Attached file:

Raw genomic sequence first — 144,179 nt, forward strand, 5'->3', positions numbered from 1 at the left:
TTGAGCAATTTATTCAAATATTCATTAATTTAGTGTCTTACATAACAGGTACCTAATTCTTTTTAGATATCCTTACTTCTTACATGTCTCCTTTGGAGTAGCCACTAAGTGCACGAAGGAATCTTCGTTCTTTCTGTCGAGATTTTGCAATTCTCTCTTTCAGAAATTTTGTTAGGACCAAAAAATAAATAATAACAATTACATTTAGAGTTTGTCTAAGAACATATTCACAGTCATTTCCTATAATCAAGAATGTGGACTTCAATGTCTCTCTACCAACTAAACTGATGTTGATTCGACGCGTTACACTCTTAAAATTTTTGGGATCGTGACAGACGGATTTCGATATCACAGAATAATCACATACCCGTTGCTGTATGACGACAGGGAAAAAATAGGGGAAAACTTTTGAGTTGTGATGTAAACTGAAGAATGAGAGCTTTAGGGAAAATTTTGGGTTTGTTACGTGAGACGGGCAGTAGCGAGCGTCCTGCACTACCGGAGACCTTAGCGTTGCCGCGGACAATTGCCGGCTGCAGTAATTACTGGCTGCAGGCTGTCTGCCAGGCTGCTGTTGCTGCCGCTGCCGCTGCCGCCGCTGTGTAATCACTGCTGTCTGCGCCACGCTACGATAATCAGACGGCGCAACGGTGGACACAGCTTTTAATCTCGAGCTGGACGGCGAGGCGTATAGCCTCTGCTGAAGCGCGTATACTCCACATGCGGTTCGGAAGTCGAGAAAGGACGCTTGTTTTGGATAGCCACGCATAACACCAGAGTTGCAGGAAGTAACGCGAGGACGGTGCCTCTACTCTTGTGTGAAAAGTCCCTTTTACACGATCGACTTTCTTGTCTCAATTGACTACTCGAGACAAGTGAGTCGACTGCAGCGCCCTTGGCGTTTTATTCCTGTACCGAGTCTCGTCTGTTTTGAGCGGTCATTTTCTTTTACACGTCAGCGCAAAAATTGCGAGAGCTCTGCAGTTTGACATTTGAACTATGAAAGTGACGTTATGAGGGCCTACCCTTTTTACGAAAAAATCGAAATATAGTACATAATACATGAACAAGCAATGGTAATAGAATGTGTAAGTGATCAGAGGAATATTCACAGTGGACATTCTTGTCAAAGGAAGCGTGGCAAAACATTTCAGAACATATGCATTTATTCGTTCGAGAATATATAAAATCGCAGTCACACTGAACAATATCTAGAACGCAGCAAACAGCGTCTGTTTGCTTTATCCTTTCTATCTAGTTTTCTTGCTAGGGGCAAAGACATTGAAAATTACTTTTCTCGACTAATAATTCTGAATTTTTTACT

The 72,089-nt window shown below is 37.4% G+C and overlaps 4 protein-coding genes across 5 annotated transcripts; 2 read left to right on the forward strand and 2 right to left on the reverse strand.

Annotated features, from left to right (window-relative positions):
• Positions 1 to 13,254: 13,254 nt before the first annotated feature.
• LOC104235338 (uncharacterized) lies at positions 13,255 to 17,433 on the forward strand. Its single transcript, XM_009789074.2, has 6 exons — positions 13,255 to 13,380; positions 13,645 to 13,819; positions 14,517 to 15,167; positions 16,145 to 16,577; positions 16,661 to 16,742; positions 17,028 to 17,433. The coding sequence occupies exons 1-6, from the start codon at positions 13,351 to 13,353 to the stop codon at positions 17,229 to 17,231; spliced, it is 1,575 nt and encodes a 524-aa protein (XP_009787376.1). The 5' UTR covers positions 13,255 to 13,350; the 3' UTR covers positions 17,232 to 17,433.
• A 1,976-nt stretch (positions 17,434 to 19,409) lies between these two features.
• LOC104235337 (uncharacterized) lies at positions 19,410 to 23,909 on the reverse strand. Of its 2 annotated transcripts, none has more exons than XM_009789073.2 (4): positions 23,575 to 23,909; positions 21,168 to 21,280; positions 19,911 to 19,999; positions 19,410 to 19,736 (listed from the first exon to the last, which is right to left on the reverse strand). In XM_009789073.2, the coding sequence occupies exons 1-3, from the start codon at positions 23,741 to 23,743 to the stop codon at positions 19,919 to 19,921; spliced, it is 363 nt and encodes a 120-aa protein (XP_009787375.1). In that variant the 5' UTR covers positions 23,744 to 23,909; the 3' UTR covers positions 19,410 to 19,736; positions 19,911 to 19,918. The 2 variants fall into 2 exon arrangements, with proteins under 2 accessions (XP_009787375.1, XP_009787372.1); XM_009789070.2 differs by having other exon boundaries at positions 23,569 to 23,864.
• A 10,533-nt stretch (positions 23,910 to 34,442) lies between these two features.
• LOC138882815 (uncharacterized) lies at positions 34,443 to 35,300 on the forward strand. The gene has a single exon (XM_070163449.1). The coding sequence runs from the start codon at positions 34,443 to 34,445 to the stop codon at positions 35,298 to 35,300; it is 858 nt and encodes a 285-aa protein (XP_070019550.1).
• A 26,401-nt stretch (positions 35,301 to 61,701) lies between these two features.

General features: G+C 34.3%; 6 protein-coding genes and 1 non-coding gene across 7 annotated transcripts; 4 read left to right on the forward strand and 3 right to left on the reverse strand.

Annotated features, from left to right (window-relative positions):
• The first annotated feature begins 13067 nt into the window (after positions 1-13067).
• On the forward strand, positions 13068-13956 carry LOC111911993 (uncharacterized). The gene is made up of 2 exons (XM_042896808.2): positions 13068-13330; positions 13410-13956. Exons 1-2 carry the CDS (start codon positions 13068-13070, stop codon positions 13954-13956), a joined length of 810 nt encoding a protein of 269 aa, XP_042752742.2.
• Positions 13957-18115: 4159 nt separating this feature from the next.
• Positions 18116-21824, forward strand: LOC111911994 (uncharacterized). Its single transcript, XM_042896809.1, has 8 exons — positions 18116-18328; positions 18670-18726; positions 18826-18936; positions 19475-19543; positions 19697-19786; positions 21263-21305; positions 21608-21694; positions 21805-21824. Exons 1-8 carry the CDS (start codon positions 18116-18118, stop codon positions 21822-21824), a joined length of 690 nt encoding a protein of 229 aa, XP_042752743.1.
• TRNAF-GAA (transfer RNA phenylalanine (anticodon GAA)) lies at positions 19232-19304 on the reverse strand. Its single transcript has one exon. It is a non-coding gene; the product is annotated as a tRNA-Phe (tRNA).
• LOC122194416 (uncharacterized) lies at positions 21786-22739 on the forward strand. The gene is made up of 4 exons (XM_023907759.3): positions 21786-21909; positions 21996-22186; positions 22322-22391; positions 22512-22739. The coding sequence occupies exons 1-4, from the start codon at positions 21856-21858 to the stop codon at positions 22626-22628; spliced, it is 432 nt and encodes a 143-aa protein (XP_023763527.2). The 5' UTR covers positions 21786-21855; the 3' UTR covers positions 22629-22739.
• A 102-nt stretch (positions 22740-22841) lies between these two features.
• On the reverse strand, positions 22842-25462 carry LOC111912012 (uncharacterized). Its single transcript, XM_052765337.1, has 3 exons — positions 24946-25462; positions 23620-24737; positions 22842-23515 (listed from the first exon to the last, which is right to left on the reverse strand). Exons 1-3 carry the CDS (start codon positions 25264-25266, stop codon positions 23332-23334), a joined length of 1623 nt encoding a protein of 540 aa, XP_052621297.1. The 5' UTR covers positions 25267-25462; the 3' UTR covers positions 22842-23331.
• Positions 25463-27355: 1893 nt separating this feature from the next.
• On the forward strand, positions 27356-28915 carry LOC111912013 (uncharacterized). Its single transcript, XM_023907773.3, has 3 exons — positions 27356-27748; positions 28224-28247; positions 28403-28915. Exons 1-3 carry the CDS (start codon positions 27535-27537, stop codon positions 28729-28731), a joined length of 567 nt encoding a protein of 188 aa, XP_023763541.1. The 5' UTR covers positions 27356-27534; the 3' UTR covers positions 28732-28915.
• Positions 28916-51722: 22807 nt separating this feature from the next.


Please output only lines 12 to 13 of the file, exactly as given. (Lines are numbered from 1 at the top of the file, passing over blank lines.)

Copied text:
General features: G+C 34.3%; 6 protein-coding genes and 1 non-coding gene across 7 annotated transcripts; 4 read left to right on the forward strand and 3 right to left on the reverse strand.

Annotated features, from left to right (window-relative positions):